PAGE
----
Friday, September 19, 2014

Fantastic Fest 2014 Review: CUB- Jonesy's Take

Directed by Jonas Govaerts
Written by Jonas Govaerts and Roel Mondelaers
Starring: Maurice Luijten, Titus De Voogdt, Stef Aerts, Evelien Bosmans, and Jan Hammenecker
Synopsis: A cub scout group encounters a violent, feral boy living in the woods. 

Everyone knows when a group of kids go camping in a film, chaos will ensue. There's always a murderous entity lurking beyond the trees ready to torture and kill the group at a moment's notice. Director Jonas Govaerts is known for his short films, but here he takes a chance on the classic terror in the woods with his first feature with marginally successful results.

Sam (Luijten) is a troubled boy who is a beacon for bullies within his scout group. He's not very confident, over imaginative, and always seems to be in the wrong place at the wrong time. Before his group leaves for their annual camping trip, the two leaders, Chris and Peter, warn the boys of Kai, a feral boy lurking in the woods killing people at will. Of course, most know this is just a campfire tale, but as Sam is quick to learn, Kai is real. The first half of the film plays well, as the characters are being established and the mystery surrounding Kai is slowly revealed. Unfortunately, the film loses traction the closer it gets to the climax.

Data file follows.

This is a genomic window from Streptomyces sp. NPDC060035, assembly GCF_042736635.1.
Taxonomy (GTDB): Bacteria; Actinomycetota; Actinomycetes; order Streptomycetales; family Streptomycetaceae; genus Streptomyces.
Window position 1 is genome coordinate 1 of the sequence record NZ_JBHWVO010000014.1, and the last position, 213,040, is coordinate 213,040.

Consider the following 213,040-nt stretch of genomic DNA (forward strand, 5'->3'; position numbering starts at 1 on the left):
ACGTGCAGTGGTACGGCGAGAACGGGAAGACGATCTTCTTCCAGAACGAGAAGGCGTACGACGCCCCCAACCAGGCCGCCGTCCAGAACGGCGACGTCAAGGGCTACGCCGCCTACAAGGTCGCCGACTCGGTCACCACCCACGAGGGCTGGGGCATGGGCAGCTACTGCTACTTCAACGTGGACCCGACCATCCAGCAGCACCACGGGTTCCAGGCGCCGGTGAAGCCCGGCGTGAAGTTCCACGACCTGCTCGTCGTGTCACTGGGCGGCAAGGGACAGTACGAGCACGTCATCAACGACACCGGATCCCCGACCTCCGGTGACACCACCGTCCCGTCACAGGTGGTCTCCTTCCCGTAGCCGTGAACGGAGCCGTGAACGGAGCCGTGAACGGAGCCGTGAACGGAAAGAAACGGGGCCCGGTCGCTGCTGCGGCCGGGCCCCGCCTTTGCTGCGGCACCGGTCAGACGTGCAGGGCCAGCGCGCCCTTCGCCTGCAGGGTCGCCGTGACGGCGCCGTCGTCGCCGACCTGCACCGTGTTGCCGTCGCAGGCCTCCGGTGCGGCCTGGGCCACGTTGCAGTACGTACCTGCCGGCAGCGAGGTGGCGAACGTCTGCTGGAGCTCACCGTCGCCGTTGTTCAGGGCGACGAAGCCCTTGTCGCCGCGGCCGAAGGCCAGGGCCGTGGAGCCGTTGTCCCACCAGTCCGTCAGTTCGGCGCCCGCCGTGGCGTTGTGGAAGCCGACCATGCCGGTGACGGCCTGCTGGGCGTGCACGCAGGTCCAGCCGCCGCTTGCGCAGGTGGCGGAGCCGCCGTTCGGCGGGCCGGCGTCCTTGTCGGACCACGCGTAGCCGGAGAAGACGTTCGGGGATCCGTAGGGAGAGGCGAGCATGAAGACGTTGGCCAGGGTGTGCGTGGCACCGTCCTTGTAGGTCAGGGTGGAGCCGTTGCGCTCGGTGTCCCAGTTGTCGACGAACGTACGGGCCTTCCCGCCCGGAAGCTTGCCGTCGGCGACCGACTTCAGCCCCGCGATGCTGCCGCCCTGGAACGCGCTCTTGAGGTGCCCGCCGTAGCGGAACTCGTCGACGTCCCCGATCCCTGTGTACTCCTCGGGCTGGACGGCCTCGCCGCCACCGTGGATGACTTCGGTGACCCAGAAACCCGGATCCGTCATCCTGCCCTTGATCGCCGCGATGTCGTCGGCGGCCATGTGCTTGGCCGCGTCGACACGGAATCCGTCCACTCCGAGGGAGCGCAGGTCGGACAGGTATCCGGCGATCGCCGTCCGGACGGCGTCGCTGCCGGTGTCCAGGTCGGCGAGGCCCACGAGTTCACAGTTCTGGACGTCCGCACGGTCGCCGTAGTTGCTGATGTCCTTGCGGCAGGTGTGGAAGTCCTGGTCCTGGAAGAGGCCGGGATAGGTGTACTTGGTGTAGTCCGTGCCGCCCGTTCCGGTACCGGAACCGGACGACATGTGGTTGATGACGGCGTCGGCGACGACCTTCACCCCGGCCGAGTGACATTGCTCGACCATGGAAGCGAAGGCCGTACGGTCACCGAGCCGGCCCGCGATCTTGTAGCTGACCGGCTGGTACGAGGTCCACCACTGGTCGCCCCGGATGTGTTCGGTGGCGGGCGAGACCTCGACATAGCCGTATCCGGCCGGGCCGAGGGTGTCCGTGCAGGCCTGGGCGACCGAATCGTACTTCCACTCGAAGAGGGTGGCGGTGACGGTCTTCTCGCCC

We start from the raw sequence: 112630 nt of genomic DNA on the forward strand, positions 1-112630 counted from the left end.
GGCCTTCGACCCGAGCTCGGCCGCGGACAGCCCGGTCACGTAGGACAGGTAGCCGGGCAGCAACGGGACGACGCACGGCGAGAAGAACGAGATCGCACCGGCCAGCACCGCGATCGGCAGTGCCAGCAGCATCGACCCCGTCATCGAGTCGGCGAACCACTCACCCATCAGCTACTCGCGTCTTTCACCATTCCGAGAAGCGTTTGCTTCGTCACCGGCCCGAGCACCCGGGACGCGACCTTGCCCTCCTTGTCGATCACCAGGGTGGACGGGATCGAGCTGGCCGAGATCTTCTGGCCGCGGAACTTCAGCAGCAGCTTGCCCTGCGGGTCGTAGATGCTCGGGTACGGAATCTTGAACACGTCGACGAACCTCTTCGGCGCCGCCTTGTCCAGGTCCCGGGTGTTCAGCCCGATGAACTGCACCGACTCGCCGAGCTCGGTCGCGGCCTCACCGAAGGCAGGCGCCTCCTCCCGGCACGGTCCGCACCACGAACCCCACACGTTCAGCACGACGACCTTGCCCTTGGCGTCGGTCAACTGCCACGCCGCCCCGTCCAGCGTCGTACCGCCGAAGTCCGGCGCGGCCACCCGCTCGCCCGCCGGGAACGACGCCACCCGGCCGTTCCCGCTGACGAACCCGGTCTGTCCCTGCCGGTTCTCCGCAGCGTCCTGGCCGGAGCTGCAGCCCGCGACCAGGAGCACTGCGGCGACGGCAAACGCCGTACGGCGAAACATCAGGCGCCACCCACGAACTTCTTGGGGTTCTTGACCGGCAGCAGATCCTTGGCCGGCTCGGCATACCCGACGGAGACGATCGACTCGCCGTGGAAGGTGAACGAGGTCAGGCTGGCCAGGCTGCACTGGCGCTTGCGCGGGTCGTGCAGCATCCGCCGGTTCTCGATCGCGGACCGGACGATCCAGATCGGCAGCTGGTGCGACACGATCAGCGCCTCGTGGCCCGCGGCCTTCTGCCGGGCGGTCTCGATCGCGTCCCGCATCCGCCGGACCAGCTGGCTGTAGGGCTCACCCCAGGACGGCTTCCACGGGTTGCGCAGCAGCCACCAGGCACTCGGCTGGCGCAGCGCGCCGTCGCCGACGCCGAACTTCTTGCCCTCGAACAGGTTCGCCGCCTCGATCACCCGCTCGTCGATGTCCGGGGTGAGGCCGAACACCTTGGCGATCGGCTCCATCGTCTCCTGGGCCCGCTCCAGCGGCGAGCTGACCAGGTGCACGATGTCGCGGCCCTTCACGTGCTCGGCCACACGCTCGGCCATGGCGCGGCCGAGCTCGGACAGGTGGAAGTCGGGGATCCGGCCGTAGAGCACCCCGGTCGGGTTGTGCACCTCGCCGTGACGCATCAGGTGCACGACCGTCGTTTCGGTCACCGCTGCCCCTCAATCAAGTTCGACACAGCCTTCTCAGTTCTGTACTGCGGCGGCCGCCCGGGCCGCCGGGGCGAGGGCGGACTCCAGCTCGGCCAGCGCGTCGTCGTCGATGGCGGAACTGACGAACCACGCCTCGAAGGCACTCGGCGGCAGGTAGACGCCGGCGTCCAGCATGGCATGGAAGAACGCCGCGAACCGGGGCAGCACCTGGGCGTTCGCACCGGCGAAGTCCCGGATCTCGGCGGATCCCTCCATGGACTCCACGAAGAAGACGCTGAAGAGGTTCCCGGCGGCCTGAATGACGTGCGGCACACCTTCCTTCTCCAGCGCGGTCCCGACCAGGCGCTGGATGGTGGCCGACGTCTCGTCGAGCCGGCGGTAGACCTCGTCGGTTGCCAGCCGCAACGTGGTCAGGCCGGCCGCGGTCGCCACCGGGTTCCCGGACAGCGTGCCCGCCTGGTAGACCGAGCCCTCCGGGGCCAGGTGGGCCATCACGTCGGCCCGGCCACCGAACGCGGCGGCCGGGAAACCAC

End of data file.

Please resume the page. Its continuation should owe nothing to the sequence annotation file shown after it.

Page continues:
The film almost relies completely on Luijten's performance. Through other character's interactions and conversations, we begin to learn the history and sympathize with Sam's situation. Luijten has a quiet presence, but his performance is complex and is the highlight of the film. The other characters are equally fleshed out and dynamic making the characters the most interesting part of the film.

However, as we see more of Kai and what his situation is, the anticipation of the climax of the film begins to build. However, the plot becomes convoluted during the last third where Kai's intentions seem to change on a dime, and the movie becomes a bit of a mess. It seems that the plot initially wanted us to learn more and feel sorry for Kai, but then forgot to flesh out that plot point. There were also aspects of a some great and creative horror elements used by the bad guys, such a fairly creative traps set in the woods, but those elements weren't used to their full potential.

Govaerts has the potential to become a great genre filmmaker. He has a knack for creating fleshed out protagonists, but has trouble developing interesting antagonists. Individually, the horror elements are fun and creative, but they just didn't mesh well together in the end.

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